Many, both inside and outside the church, are concerned that an orthodox understanding of the Bible is threatening and even harmful to women. After all, the Bible has a number of passages regarding women that are deeply troubling and hard to read.
But is that assessment accurate?
In this fascinating look at God’s work of redemption from Creation to today, Wendy Alsup explores questions such as:
* How does God view justice and equal rights for women?
* What does it mean to be made in the image of God?
* How have the centuries distorted our interpretation of how God views women?
* How did Jesus approach the Old Testament and how does that help us read difficult passages today?
* What is the difference between a modern view of feminism and the feminism that Scripture models?
* How does the Bible explain the Bible to us?
Using a Jesus-centered understanding to look at both God’s grand storyline and specific biblical passages, Alsup gives practical, accessible tools for understanding the noble ways God speaks to and about women in its pages and the dignity He places on His daughters.
So, Is The Bible Good For Women? This title intrigued me. But, when I pulled it out of the box and my daughter read the title (and proceeded to say what a dumb question that is ….of course the Bible is good!)… I couldn’t help but wonder what I was getting myself into by reading this book.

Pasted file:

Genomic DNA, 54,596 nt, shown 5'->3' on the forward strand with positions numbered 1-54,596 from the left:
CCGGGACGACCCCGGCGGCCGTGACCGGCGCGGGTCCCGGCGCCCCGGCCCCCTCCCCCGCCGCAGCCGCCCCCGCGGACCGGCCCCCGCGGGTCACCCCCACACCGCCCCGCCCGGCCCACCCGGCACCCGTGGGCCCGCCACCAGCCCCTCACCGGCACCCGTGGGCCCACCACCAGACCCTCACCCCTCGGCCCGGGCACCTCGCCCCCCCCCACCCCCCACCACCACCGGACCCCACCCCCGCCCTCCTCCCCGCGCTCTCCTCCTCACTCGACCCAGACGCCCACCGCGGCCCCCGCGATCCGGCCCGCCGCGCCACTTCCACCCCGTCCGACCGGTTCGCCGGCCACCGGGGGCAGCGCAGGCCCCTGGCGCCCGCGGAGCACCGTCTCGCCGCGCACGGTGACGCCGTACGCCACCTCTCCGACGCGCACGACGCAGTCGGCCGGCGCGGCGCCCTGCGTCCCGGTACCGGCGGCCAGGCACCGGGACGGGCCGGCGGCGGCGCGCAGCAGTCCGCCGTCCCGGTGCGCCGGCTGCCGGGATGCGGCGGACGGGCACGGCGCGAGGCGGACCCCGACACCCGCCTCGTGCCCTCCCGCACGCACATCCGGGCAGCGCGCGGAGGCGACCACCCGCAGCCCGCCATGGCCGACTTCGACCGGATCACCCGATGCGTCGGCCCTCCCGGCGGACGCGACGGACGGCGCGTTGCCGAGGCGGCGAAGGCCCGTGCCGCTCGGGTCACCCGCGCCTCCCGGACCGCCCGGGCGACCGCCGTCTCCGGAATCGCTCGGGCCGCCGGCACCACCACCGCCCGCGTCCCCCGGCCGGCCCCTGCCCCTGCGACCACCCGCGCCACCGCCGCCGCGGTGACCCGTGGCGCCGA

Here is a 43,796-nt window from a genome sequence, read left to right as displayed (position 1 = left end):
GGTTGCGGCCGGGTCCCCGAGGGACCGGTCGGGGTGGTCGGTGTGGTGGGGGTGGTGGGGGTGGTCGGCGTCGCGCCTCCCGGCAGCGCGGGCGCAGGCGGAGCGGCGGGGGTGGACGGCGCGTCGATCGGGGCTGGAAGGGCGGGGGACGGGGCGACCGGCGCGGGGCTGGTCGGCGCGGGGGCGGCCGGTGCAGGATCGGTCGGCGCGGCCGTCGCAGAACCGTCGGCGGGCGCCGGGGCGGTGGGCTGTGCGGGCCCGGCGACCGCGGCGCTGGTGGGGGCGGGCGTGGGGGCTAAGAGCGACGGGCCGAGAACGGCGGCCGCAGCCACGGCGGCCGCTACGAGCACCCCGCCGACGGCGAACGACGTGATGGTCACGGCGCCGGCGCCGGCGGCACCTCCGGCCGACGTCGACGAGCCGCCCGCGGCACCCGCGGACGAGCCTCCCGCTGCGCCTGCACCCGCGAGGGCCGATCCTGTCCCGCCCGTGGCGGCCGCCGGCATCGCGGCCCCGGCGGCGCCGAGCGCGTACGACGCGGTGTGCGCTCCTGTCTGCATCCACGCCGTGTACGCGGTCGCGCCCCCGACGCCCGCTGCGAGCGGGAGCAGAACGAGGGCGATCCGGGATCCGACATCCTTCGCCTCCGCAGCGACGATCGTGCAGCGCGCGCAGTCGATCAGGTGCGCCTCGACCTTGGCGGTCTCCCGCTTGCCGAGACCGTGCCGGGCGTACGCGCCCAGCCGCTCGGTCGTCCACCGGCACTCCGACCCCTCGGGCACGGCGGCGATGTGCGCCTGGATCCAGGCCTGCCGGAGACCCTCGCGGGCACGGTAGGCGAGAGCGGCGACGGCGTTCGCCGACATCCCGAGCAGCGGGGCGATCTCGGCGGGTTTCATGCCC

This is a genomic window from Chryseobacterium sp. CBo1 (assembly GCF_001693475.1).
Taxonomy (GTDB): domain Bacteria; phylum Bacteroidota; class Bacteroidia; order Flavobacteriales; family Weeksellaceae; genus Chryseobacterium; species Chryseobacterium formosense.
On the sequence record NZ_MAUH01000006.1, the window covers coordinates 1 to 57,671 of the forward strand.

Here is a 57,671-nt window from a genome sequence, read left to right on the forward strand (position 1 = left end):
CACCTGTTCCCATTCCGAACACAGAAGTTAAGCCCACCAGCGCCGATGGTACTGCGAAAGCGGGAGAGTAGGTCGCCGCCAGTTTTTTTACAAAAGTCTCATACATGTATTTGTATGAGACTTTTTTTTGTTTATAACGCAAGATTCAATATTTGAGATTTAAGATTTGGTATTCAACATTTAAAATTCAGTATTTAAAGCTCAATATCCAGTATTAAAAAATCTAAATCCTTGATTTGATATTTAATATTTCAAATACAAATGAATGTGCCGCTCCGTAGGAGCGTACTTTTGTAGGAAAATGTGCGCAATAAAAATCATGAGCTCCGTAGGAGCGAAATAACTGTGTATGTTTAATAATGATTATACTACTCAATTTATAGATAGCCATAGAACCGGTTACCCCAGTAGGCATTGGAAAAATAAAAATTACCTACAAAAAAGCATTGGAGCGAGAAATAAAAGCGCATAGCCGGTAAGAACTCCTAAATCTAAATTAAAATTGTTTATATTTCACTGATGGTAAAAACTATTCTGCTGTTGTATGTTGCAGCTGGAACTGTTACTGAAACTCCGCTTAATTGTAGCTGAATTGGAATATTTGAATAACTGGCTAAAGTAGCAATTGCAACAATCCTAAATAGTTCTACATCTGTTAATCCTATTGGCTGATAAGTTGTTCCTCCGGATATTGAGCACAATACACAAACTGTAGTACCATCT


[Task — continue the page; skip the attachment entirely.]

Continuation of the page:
And now that I have read it, my feelings are all over the place about it. This is a book that I would like to have a group of women read together with our Bibles right beside us and dig into the word for the truth that Alsup seems to be looking for. Alsup does her best to sift through scripture to determine God’s design/purpose for women.
She does start her book off in the introduction with a discussion on her opinion on gender itself. Which was completely unexpected and let for some really strong discussion with Erik and I. I also had the impression that sometimes Alsup was afraid to stand firm in her opinions.
Don’t get me wrong, there were a lot of opinions in the book and Alsup did her best to express them. In my opinion though this book should be used as a group discussion and not just a read alone book. This book needs to be argued and debated, not just ingested.
- Paperback: 224 pages
- Publisher: Multnomah (March 21, 2017)
- Language: English
- ISBN-10: 1601429002
- ISBN-13: 978-1601429001
I received this book from Blogging for Books in exchange for my honest review.